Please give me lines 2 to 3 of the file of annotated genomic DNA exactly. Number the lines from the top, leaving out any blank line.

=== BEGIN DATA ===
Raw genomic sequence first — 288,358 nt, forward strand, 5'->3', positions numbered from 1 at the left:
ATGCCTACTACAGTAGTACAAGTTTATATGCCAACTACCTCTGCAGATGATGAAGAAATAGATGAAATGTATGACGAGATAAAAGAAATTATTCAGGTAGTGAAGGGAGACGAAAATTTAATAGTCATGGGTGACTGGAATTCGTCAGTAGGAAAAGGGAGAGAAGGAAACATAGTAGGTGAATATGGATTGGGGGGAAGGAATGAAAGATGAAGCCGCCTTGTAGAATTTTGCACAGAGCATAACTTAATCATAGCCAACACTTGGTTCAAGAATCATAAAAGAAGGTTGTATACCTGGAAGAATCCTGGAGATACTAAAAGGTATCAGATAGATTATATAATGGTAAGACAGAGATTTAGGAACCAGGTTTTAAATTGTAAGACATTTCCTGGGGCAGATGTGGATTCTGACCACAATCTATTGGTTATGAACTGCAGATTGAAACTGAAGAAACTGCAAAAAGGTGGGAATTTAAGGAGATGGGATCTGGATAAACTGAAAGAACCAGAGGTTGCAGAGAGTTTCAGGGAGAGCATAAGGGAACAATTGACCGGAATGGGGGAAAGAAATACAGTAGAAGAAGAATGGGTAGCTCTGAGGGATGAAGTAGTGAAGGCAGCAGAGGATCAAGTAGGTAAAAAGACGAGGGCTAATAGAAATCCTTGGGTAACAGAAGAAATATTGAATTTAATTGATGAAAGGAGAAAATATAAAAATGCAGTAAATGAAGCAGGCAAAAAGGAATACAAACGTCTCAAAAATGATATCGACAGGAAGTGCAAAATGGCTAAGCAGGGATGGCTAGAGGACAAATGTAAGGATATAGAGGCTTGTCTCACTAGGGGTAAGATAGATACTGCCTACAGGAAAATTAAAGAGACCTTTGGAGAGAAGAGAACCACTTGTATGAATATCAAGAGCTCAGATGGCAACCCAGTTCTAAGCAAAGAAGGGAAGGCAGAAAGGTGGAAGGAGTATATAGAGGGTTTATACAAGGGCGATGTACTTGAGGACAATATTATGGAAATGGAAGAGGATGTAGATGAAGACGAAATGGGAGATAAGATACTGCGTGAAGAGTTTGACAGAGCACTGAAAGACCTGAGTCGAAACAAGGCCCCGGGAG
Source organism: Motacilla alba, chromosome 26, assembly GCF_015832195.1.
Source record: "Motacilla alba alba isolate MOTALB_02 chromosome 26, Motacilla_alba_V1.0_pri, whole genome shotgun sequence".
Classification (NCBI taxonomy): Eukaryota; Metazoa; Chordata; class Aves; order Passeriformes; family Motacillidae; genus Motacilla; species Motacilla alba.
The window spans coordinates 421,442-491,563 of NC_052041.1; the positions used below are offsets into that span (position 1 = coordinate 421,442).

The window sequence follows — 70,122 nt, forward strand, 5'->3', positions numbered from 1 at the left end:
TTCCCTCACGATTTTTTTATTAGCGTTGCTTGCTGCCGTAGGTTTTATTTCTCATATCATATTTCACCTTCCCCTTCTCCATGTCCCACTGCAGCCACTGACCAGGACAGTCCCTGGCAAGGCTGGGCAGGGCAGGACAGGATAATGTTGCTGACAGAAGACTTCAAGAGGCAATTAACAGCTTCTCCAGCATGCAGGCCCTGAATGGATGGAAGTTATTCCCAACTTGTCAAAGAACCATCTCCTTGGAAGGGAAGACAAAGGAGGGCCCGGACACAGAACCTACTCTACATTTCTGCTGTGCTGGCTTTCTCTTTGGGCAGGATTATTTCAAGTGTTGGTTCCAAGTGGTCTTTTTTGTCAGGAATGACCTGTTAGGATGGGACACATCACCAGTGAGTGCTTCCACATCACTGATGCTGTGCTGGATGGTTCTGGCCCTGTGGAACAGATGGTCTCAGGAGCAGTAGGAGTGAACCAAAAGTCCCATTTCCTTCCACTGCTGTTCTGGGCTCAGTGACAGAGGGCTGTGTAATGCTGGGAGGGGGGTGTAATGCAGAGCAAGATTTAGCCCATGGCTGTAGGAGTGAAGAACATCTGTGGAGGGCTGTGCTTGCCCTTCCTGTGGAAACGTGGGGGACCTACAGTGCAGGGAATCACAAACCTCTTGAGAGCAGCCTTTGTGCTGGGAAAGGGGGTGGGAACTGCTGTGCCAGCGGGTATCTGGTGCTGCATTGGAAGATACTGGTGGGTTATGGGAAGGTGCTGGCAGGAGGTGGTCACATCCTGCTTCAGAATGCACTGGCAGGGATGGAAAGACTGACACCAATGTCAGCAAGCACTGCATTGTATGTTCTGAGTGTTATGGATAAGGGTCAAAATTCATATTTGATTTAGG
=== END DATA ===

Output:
ATGCCTACTACAGTAGTACAAGTTTATATGCCAACTACCTCTGCAGATGATGAAGAAATAGATGAAATGTATGACGAGATAAAAGAAATTATTCAGGTAGTGAAGGGAGACGAAAATTTAATAGTCATGGGTGACTGGAATTCGTCAGTAGGAAAAGGGAGAGAAGGAAACATAGTAGGTGAATATGGATTGGGGGGAAGGAATGAAAGATGAAGCCGCCTTGTAGAATTTTGCACAGAGCATAACTTAATCATAGCCAACACTTGGTTCAAGAATCATAAAAGAAGGTTGTATACCTGGAAGAATCCTGGAGATACTAAAAGGTATCAGATAGATTATATAATGGTAAGACAGAGATTTAGGAACCAGGTTTTAAATTGTAAGACATTTCCTGGGGCAGATGTGGATTCTGACCACAATCTATTGGTTATGAACTGCAGATTGAAACTGAAGAAACTGCAAAAAGGTGGGAATTTAAGGAGATGGGATCTGGATAAACTGAAAGAACCAGAGGTTGCAGAGAGTTTCAGGGAGAGCATAAGGGAACAATTGACCGGAATGGGGGAAAGAAATACAGTAGAAGAAGAATGGGTAGCTCTGAGGGATGAAGTAGTGAAGGCAGCAGAGGATCAAGTAGGTAAAAAGACGAGGGCTAATAGAAATCCTTGGGTAACAGAAGAAATATTGAATTTAATTGATGAAAGGAGAAAATATAAAAATGCAGTAAATGAAGCAGGCAAAAAGGAATACAAACGTCTCAAAAATGATATCGACAGGAAGTGCAAAATGGCTAAGCAGGGATGGCTAGAGGACAAATGTAAGGATATAGAGGCTTGTCTCACTAGGGGTAAGATAGATACTGCCTACAGGAAAATTAAAGAGACCTTTGGAGAGAAGAGAACCACTTGTATGAATATCAAGAGCTCAGATGGCAACCCAGTTCTAAGCAAAGAAGGGAAGGCAGAAAGGTGGAAGGAGTATATAGAGGGTTTATACAAGGGCGATGTACTTGAGGACAATATTATGGAAATGGAAGAGGATGTAGATGAAGACGAAATGGGAGATAAGATACTGCGTGAAGAGTTTGACAGAGCACTGAAAGACCTGAGTCGAAACAAGGCCCCGGGAG
Source organism: Motacilla alba, chromosome 26, assembly GCF_015832195.1.